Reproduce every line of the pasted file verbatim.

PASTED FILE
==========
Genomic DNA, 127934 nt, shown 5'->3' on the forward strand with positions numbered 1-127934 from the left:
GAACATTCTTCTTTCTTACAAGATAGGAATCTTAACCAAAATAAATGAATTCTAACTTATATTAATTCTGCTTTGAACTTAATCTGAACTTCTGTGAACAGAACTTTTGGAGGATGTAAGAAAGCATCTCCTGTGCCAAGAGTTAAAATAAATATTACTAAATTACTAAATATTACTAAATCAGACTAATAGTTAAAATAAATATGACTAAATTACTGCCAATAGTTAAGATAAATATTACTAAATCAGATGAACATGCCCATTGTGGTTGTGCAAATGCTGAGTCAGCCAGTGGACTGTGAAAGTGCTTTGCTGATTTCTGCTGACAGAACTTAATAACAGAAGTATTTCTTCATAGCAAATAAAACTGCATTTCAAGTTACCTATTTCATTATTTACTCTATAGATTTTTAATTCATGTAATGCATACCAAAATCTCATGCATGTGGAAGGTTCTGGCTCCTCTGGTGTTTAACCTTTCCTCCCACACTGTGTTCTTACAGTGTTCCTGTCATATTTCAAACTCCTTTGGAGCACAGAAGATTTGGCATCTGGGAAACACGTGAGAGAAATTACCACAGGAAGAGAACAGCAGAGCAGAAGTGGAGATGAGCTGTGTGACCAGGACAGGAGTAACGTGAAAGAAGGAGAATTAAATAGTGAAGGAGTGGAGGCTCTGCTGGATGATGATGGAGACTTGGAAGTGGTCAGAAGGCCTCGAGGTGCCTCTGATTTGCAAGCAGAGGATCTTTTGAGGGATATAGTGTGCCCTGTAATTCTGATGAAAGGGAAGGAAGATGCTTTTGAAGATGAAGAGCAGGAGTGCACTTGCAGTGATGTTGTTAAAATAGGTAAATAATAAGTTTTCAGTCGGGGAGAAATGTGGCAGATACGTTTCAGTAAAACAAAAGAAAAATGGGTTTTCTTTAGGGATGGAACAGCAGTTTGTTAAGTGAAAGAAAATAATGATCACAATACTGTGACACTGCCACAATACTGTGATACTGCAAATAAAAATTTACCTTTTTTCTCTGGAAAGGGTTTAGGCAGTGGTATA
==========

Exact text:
Genomic DNA, 127934 nt, shown 5'->3' on the forward strand with positions numbered 1-127934 from the left:
GAACATTCTTCTTTCTTACAAGATAGGAATCTTAACCAAAATAAATGAATTCTAACTTATATTAATTCTGCTTTGAACTTAATCTGAACTTCTGTGAACAGAACTTTTGGAGGATGTAAGAAAGCATCTCCTGTGCCAAGAGTTAAAATAAATATTACTAAATTACTAAATATTACTAAATCAGACTAATAGTTAAAATAAATATGACTAAATTACTGCCAATAGTTAAGATAAATATTACTAAATCAGATGAACATGCCCATTGTGGTTGTGCAAATGCTGAGTCAGCCAGTGGACTGTGAAAGTGCTTTGCTGATTTCTGCTGACAGAACTTAATAACAGAAGTATTTCTTCATAGCAAATAAAACTGCATTTCAAGTTACCTATTTCATTATTTACTCTATAGATTTTTAATTCATGTAATGCATACCAAAATCTCATGCATGTGGAAGGTTCTGGCTCCTCTGGTGTTTAACCTTTCCTCCCACACTGTGTTCTTACAGTGTTCCTGTCATATTTCAAACTCCTTTGGAGCACAGAAGATTTGGCATCTGGGAAACACGTGAGAGAAATTACCACAGGAAGAGAACAGCAGAGCAGAAGTGGAGATGAGCTGTGTGACCAGGACAGGAGTAACGTGAAAGAAGGAGAATTAAATAGTGAAGGAGTGGAGGCTCTGCTGGATGATGATGGAGACTTGGAAGTGGTCAGAAGGCCTCGAGGTGCCTCTGATTTGCAAGCAGAGGATCTTTTGAGGGATATAGTGTGCCCTGTAATTCTGATGAAAGGGAAGGAAGATGCTTTTGAAGATGAAGAGCAGGAGTGCACTTGCAGTGATGTTGTTAAAATAGGTAAATAATAAGTTTTCAGTCGGGGAGAAATGTGGCAGATACGTTTCAGTAAAACAAAAGAAAAATGGGTTTTCTTTAGGGATGGAACAGCAGTTTGTTAAGTGAAAGAAAATAATGATCACAATACTGTGACACTGCCACAATACTGTGATACTGCAAATAAAAATTTACCTTTTTTCTCTGGAAAGGGTTTAGGCAGTGGTATA